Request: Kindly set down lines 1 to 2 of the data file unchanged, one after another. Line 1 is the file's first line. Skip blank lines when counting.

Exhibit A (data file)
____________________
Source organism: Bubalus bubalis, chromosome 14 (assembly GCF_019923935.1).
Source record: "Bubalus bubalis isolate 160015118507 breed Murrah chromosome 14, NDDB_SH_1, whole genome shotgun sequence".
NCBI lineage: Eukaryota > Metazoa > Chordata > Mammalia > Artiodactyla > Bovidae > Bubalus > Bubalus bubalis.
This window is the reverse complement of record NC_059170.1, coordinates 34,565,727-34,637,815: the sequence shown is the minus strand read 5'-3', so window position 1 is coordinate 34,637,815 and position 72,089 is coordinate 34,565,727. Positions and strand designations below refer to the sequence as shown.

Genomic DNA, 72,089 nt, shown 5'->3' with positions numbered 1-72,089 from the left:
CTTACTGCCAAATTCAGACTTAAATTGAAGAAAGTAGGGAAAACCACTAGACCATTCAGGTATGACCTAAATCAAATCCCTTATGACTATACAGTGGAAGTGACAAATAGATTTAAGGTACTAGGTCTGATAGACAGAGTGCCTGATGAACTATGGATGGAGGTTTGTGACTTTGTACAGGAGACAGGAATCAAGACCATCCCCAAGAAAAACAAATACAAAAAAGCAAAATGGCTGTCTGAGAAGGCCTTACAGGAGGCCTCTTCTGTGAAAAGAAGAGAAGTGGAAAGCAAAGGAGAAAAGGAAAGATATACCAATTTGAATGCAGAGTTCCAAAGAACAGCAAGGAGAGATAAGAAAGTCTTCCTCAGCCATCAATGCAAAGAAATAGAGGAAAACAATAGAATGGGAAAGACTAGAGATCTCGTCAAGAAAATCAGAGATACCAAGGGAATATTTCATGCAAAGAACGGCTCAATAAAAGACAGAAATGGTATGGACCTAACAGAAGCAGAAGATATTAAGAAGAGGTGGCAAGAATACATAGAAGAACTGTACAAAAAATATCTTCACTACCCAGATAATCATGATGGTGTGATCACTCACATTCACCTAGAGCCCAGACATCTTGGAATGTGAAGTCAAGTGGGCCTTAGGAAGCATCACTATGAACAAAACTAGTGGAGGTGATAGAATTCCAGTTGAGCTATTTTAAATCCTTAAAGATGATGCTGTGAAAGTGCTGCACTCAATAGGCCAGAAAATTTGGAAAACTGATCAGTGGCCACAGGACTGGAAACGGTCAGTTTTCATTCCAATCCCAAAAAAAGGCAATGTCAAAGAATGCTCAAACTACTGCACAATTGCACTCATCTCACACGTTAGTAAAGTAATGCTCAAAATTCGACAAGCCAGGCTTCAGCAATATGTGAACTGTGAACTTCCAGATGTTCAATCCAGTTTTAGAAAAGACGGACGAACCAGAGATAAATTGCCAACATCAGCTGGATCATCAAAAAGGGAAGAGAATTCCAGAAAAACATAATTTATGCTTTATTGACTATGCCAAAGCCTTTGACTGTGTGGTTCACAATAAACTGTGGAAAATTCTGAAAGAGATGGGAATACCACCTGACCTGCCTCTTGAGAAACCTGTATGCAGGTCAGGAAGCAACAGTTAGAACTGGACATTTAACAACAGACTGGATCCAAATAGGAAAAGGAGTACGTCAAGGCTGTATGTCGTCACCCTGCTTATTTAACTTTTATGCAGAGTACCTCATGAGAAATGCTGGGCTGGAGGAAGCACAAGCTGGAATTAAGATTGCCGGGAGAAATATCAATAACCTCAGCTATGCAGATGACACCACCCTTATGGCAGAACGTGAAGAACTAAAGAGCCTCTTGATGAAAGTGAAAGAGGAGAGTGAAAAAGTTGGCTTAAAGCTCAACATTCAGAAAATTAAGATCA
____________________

Source organism: Bubalus bubalis, chromosome 14 (assembly GCF_019923935.1).
Source record: "Bubalus bubalis isolate 160015118507 breed Murrah chromosome 14, NDDB_SH_1, whole genome shotgun sequence".